Wavecrest Laboratories was a company that apparently had everything going for it: deep pockets (see angel investor Allen Anderrson, who reportedly poured $30-40 million into the enterprise), revolutionary technology, i.e. an amazingly silent and powerful hub motor developed by a couple of Russian scientists with dozens of patents on it, and top-shelf industry management recruited mostly from the auto industry.
And yet Tidalforce, Wavecrest’s flagship enterprise for showcasing its silent brushless motor technology, had a startlingly short market life—about 18 months by my reckoning, from early spring 2004 to October 2005–in spite of extensive engineering research and design, a fat marketing budget, and a fleet of highly paid executives from the automotive and E-bike sectors.
So where and why did it all go wrong?
There are many reasons, but a good part of it comes down to a very basic Business 101 failure, namely a lack of sufficient marketing research data and realistic sales projections—in other words, not enough potential buyers to support an enterprise as ambitious as Wavecrest’s.
The E-bike market in the US during the past several years has been noticeably growing, particularly in youth-centric areas like Portland OR, Austin TX, and California’s San Francisco Bay area. But dial it back to eight years ago when Tidalforce first launched, and the picture is much grimmer.
Anyone who’s followed the domestic E-bike industry for more than a few years knows how many bodies have been ditched on the side of the road, from Malcolm Currie to Lee Iacocca’s EV-Global. (Ironically, two of the top executives brought on by Wavecrest president Joe Perry came from EV-Global.) By hitching its wagon to such a small and unproven market niche, Wavecrest almost guaranteed its own premature demise. And then there were the battery problems, which would prove intractable; more on that later…
But the Tidalforce story is a lot more complicated than that—this was not an ordinary garage-born E-bike start-up business. It was a well-funded platform for Wavecrest to show the world its brilliant new brushless motor, and an attempt to penetrate the military and automotive markets, as well as others. It was also a case where the initial investors and hired executives drank their own Kool-Aid…big time…and ignored the fact that their entire business model was essentially one big crapshoot.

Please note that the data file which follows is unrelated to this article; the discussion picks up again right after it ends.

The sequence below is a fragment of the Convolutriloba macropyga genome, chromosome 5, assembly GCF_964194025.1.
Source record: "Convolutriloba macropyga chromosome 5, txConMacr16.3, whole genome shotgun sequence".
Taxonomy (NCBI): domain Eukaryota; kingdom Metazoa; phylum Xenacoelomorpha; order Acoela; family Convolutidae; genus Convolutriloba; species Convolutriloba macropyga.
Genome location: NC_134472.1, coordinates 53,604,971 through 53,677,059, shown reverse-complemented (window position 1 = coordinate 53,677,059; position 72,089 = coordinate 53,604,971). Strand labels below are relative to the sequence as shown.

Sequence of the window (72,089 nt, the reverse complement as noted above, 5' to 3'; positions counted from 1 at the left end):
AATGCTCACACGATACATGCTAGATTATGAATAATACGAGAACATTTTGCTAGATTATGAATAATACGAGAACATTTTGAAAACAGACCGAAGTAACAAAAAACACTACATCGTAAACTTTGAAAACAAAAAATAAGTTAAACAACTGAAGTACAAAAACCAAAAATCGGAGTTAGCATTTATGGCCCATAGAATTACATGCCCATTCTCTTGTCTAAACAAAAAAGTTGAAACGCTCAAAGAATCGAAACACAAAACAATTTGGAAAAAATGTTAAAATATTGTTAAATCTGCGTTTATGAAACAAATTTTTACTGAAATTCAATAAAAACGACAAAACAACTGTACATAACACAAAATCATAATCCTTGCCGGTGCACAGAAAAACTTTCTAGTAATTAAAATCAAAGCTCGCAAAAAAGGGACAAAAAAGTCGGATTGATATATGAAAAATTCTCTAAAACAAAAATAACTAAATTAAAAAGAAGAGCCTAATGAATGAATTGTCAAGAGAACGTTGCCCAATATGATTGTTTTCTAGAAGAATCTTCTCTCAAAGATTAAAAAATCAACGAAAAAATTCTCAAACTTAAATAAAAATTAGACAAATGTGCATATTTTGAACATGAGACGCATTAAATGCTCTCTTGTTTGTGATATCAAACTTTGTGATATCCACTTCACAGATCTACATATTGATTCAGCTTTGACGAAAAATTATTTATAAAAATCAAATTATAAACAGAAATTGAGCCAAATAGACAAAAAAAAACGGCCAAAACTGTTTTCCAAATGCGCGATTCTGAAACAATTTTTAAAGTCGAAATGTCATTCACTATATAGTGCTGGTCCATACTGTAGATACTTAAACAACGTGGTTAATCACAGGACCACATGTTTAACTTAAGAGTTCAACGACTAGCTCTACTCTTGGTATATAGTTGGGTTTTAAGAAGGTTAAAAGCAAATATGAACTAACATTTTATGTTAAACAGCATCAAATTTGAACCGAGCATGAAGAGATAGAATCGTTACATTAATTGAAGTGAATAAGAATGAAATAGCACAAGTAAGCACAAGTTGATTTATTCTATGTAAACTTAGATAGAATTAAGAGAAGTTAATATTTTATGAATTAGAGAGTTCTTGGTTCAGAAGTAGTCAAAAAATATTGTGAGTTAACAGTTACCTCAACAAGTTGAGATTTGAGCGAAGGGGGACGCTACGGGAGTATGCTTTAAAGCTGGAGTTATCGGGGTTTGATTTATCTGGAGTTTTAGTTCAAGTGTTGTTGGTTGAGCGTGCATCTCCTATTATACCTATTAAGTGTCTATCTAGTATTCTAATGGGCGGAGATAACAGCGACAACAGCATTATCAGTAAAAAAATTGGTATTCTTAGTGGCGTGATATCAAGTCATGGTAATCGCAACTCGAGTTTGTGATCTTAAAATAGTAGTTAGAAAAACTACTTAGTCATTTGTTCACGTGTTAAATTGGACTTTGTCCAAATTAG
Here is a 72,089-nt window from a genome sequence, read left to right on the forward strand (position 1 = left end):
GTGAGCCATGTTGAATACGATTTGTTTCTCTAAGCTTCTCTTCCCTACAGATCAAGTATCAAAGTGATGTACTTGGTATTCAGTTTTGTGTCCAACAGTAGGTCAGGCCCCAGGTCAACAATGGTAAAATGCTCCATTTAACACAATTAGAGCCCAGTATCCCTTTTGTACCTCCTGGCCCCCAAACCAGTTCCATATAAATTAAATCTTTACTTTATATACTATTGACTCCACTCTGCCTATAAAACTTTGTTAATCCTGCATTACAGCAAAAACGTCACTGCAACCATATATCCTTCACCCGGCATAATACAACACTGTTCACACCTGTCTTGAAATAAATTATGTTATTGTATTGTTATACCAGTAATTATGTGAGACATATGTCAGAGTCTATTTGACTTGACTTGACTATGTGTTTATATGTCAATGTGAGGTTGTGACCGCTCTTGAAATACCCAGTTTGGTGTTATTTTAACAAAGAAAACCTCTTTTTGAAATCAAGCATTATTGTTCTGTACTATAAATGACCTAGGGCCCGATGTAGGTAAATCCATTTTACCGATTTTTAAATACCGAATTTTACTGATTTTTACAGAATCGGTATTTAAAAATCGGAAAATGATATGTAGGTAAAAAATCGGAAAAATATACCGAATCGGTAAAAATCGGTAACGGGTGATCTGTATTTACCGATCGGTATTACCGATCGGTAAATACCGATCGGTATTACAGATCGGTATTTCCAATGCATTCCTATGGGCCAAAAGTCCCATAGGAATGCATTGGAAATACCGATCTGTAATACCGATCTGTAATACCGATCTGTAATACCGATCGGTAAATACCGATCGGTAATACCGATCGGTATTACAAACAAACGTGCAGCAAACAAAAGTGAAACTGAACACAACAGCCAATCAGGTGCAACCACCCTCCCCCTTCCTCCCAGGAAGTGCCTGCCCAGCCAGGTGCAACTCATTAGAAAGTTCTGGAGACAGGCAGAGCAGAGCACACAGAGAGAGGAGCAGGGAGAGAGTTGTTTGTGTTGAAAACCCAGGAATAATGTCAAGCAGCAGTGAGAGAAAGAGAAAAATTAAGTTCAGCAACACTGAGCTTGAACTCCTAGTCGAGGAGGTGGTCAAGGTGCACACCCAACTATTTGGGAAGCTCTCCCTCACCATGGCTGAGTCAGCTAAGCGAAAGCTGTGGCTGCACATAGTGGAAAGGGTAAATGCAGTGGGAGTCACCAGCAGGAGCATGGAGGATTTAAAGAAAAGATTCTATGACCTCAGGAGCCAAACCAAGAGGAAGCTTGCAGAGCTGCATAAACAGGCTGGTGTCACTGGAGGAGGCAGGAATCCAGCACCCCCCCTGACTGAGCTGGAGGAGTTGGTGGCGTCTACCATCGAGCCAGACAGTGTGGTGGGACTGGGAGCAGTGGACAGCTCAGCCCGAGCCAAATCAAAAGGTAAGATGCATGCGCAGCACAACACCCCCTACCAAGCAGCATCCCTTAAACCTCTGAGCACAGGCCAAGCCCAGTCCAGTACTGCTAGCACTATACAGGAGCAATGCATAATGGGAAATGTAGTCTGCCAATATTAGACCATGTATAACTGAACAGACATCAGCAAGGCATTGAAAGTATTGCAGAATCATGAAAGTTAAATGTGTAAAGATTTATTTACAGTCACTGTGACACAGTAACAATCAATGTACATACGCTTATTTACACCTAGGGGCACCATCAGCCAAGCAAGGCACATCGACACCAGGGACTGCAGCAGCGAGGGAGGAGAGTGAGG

Picture this: Allen Anderrson, a successful, eco-friendly Silicon Valley venture capitalist/entrepreneur who years ago had made his initial score selling a small start-up telecom company to Cisco for a cool $20 million, becomes completely enamored of a genius Ukrainian scientist who approaches him with a new groundbreaking silent integrated electric motor/controller capable of possibly powering everything from a bike to a car to a washing machine to a natural gas drill. (side note: it uses optical sensors which can be placed anywhere inside the motor, instead of needing to be near the heat of the magnet/stator interaction, like the common Hall sensors).
With funding from Anderrson’s capital venture firm, Paperboy Ventures, the two scientists and some handpicked executives form an umbrella company dubbed Wavecrest Laboratories in Dulles, VA with executive guidance from Andersson himself. In the end, the company decides that a bicycle motor would be the perfect showcase platform for their motor after registering dozens of patents for the same, and decide the bike division will be called Tidalforce.